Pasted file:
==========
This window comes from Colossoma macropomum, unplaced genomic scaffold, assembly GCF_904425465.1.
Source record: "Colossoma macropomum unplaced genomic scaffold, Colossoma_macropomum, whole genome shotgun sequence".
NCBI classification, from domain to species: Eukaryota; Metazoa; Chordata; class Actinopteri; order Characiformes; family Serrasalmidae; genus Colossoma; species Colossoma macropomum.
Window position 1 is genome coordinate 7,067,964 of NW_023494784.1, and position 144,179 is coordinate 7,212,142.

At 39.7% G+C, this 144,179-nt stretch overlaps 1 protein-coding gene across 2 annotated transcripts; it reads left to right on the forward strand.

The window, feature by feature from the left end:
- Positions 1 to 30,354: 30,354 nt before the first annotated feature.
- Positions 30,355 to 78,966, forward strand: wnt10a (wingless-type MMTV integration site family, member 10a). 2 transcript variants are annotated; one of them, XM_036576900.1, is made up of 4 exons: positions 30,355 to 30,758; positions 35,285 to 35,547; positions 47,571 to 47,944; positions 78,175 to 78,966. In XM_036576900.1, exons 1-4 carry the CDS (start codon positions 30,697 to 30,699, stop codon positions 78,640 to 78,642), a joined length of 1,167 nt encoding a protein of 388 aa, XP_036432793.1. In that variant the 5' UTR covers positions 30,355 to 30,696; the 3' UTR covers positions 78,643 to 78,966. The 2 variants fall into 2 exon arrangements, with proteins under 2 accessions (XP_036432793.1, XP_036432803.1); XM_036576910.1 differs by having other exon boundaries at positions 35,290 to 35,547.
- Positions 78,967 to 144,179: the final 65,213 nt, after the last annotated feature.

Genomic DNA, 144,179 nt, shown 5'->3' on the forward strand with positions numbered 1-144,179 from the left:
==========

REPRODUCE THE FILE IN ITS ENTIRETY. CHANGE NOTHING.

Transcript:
This window comes from Colossoma macropomum, unplaced genomic scaffold, assembly GCF_904425465.1.
Source record: "Colossoma macropomum unplaced genomic scaffold, Colossoma_macropomum, whole genome shotgun sequence".
NCBI classification, from domain to species: Eukaryota; Metazoa; Chordata; class Actinopteri; order Characiformes; family Serrasalmidae; genus Colossoma; species Colossoma macropomum.
Window position 1 is genome coordinate 7,067,964 of NW_023494784.1, and position 144,179 is coordinate 7,212,142.

At 39.7% G+C, this 144,179-nt stretch overlaps 1 protein-coding gene across 2 annotated transcripts; it reads left to right on the forward strand.

The window, feature by feature from the left end:
- Positions 1 to 30,354: 30,354 nt before the first annotated feature.
- Positions 30,355 to 78,966, forward strand: wnt10a (wingless-type MMTV integration site family, member 10a). 2 transcript variants are annotated; one of them, XM_036576900.1, is made up of 4 exons: positions 30,355 to 30,758; positions 35,285 to 35,547; positions 47,571 to 47,944; positions 78,175 to 78,966. In XM_036576900.1, exons 1-4 carry the CDS (start codon positions 30,697 to 30,699, stop codon positions 78,640 to 78,642), a joined length of 1,167 nt encoding a protein of 388 aa, XP_036432793.1. In that variant the 5' UTR covers positions 30,355 to 30,696; the 3' UTR covers positions 78,643 to 78,966. The 2 variants fall into 2 exon arrangements, with proteins under 2 accessions (XP_036432793.1, XP_036432803.1); XM_036576910.1 differs by having other exon boundaries at positions 35,290 to 35,547.
- Positions 78,967 to 144,179: the final 65,213 nt, after the last annotated feature.

Genomic DNA, 144,179 nt, shown 5'->3' on the forward strand with positions numbered 1-144,179 from the left: